Let us begin with the lima beans. Ten maybe.
Does it matter?
I ask this question several times in The Novelist. And it is a good one, if I say so myself.
Ten lima beans is a nice, round number, not too big, not too small. Their quantity might have significance, or it might not. Middling numbers are like that.
I don’t remember if it was ten. It was probably more. How many times did I sit at my grandmother’s white linen-clothed table as child? My grandmother, with the double-D breasts she kept kempt in the kitchen, the dining room, under the morning sun while she combed her lake for invading water plants—but, when she came from the shower, she let their paleness bob and swing as she toweled them with a quick, strong hand, and I watched but did not watch.
“Come in, Liebchen,” she would say, while skinny dipping in the lake, her breasts floating and drifting like white lilies, barely tethered, which must have tempted the little fishes. I sat on the big, sand-colored rock and said “no thank you.” How many times? I cannot remember. Does it matter?
What if the rock had been purple? Someone might care. The way my friend Megan cared when she noted the repetition of purple, plum, amethyst in my story. Purple is the color of closeness, so The Tale of Genji tells us. If I had been sitting on a purple rock, while saying no to my grandmother, it might mean something. Or it might not. Repetition is key, isn’t it? We can’t hope to write meaning with a single occurrence of purple, unless it is set against something else. And this something else should have been repeated, so we would understand the meaning of a purple stain or a purple rock on hands, or in hands, or under hands that had always otherwise held something white or sand-colored. So perhaps quantity matters.
Take one, for instance. The one time I said no to my stepbrother when he wanted to play “the game” that, if I painted it now in terms of purple mulberries and a white dress, you might understand implicitly—you might, as it were, watch without watching, as I sat in his lap on the floor in that shadowy attic room. For we have already discussed the color purple, have we not? I am not dropping it in here without a history, hoping you’ll make your way. As for the number of no’s, the one time says I have a certain resilience, a decisiveness, even in the face of someone bigger and stronger. Compare the one to the ten.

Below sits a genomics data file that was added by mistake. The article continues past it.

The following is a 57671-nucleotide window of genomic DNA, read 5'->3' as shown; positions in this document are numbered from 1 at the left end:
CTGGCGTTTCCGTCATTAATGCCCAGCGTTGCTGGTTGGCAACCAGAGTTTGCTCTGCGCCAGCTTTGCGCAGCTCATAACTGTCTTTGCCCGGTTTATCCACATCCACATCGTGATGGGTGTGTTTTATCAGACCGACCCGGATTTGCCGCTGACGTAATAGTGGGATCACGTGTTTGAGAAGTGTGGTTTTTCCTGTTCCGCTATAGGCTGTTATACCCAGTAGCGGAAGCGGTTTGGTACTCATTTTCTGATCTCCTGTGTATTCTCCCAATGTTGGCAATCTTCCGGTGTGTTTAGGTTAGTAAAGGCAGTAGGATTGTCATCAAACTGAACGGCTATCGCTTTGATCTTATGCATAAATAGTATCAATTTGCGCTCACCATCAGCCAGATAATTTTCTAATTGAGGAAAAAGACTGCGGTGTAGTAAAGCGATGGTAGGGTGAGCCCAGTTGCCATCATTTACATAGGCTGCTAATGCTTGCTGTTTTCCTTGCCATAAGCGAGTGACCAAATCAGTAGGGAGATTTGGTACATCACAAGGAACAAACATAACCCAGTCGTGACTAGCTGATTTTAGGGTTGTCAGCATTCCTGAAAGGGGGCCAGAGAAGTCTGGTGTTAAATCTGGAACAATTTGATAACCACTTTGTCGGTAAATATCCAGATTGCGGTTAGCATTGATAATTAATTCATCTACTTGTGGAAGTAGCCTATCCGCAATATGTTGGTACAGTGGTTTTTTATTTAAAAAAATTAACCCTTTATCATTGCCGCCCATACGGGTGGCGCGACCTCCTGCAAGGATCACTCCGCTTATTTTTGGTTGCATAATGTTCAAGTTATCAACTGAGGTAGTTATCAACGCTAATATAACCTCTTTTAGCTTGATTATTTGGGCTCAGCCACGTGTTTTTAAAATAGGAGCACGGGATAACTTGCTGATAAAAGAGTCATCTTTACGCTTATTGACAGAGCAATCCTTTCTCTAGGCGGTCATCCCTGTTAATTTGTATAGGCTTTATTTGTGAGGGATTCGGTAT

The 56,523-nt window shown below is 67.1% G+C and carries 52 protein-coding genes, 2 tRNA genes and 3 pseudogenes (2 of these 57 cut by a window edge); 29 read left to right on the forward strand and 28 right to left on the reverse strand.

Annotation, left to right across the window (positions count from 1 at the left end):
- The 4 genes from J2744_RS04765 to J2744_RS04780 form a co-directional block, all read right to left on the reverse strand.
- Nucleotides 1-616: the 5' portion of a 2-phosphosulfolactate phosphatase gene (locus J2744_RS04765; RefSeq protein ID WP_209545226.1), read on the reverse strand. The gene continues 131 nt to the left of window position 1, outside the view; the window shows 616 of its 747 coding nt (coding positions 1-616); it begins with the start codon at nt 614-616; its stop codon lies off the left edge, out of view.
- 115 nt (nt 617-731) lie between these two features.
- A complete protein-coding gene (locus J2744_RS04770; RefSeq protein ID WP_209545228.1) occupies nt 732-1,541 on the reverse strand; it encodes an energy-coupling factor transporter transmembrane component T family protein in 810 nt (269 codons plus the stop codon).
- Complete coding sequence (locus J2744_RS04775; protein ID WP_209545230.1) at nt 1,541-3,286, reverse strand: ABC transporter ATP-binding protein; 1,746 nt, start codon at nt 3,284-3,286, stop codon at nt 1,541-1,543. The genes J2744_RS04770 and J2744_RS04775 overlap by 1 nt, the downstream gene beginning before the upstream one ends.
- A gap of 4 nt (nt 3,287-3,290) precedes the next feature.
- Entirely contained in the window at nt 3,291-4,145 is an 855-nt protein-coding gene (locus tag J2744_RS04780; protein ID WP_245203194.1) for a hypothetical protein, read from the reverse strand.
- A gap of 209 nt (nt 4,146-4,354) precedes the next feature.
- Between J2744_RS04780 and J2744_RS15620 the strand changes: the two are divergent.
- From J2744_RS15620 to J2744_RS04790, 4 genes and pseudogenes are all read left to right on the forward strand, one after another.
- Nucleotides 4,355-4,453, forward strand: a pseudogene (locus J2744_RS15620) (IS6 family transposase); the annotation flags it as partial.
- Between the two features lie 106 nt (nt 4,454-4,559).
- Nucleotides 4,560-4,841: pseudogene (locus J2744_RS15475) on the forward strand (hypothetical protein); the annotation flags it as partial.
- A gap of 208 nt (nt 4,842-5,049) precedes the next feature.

It could have been ten lima beans or it could have been twenty-seven or maybe a hundred and four. I never counted. That is the measure of comfortable love—those numbers we cannot remember, because we were too busy smiling at our grandmother as she picked through the buttery pile of mixed vegetables, yet again, to extricate that which we were not game to eat and she was happy to make her own, for she did not mind lima beans and she loved our smile.
Let us find our way to the end with the cherry trees. Two. Planted in my front garden bed, ready to come into bloom for the first time this summer. I should tell you about the way my grandmother cared for her own cherry trees. She owned a sweet yellow, a weeping purple, a tall tart. I remember how she labored over these trees, spraying them, pruning them, surrounding them with protective nets to keep away the birds. How brave she was to harvest from the tall tart one, ladder against it, her breasts jammed behind denim overalls, now pressed to the rungs as she reached to pluck and pluck again, until her basket was teeming. I ate my fill. And every year she made me a cherry pie on my birthday. That’s how I remember it, whether or not it’s true.
So this summer, when a hired man pulled out my cherry trees while I was away for a weekend reunion, it might not be surprising that I shook and seethed when I found the two saplings dying in a pile of unnamed weeds beside my driveway. I did not know, at first, that the two were there. I did not see what I had already seen until I encountered the emptied garden bed at the top of the hill.
Does it matter that I suddenly thought of my grandmother’s cherry pies, and that I wanted one right then and there, almost as much as I wanted the trees themselves to have been left intact? Just one would do. My grandmother’s pies were the deepest red. Almost purple, if you closed your eyes and reached back to your birthday, to remember.